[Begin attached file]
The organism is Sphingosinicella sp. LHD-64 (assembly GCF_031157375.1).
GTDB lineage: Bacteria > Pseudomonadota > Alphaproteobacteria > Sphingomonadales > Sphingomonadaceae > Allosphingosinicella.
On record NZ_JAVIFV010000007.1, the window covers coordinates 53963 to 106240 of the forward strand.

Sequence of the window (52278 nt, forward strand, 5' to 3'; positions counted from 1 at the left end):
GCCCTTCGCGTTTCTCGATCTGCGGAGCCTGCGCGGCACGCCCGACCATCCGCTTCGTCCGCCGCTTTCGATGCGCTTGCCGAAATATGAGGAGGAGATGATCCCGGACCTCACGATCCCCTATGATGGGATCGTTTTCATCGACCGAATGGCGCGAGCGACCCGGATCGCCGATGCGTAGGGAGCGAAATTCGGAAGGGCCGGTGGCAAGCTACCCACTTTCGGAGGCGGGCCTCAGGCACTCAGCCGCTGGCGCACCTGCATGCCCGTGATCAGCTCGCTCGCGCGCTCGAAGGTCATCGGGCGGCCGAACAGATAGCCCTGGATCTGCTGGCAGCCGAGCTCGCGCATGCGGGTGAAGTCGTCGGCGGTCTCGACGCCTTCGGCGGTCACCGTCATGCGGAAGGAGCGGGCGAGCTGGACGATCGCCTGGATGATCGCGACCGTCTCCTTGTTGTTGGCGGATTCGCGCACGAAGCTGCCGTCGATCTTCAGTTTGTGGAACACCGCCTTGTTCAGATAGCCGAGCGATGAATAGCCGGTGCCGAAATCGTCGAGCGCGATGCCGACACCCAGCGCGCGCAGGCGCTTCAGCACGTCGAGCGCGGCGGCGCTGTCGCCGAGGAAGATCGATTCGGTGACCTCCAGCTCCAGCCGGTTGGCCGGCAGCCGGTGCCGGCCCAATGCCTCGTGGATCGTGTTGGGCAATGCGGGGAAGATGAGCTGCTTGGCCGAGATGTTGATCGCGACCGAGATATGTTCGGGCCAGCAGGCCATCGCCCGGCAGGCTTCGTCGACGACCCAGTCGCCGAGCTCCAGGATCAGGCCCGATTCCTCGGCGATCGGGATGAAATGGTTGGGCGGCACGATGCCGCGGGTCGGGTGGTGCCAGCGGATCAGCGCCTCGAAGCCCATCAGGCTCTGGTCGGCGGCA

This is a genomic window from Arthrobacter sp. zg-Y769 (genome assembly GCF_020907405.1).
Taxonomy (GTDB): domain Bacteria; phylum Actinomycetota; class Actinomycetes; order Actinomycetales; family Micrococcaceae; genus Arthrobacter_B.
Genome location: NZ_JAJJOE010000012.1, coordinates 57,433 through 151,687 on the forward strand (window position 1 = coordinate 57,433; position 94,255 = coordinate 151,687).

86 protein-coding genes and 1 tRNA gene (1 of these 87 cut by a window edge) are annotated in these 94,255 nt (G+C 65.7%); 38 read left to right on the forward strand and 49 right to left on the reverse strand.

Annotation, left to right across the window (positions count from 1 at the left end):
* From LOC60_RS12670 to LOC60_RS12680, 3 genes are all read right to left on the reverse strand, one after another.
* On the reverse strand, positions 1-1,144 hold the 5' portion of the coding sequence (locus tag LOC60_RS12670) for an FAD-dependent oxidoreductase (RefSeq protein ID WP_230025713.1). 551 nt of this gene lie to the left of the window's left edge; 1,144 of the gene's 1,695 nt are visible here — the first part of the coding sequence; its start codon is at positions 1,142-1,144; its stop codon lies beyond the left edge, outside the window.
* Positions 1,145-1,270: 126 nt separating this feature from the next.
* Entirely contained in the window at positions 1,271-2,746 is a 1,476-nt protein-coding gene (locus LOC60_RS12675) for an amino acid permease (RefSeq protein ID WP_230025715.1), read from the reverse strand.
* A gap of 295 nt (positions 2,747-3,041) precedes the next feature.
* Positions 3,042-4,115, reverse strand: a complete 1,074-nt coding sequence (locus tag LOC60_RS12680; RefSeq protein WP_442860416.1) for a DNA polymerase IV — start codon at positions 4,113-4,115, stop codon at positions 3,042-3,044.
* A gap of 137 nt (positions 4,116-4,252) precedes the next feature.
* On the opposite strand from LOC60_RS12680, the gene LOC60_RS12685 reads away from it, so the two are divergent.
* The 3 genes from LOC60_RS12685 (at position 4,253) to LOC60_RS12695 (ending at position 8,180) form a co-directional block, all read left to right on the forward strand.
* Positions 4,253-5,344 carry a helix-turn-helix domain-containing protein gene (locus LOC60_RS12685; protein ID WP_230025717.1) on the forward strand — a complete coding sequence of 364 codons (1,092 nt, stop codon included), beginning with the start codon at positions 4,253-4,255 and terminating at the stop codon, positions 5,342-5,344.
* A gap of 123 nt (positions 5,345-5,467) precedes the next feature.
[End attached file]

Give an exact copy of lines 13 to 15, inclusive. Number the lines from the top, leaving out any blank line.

* Positions 1,145-1,270: 126 nt separating this feature from the next.
* Entirely contained in the window at positions 1,271-2,746 is a 1,476-nt protein-coding gene (locus LOC60_RS12675) for an amino acid permease (RefSeq protein ID WP_230025715.1), read from the reverse strand.
* A gap of 295 nt (positions 2,747-3,041) precedes the next feature.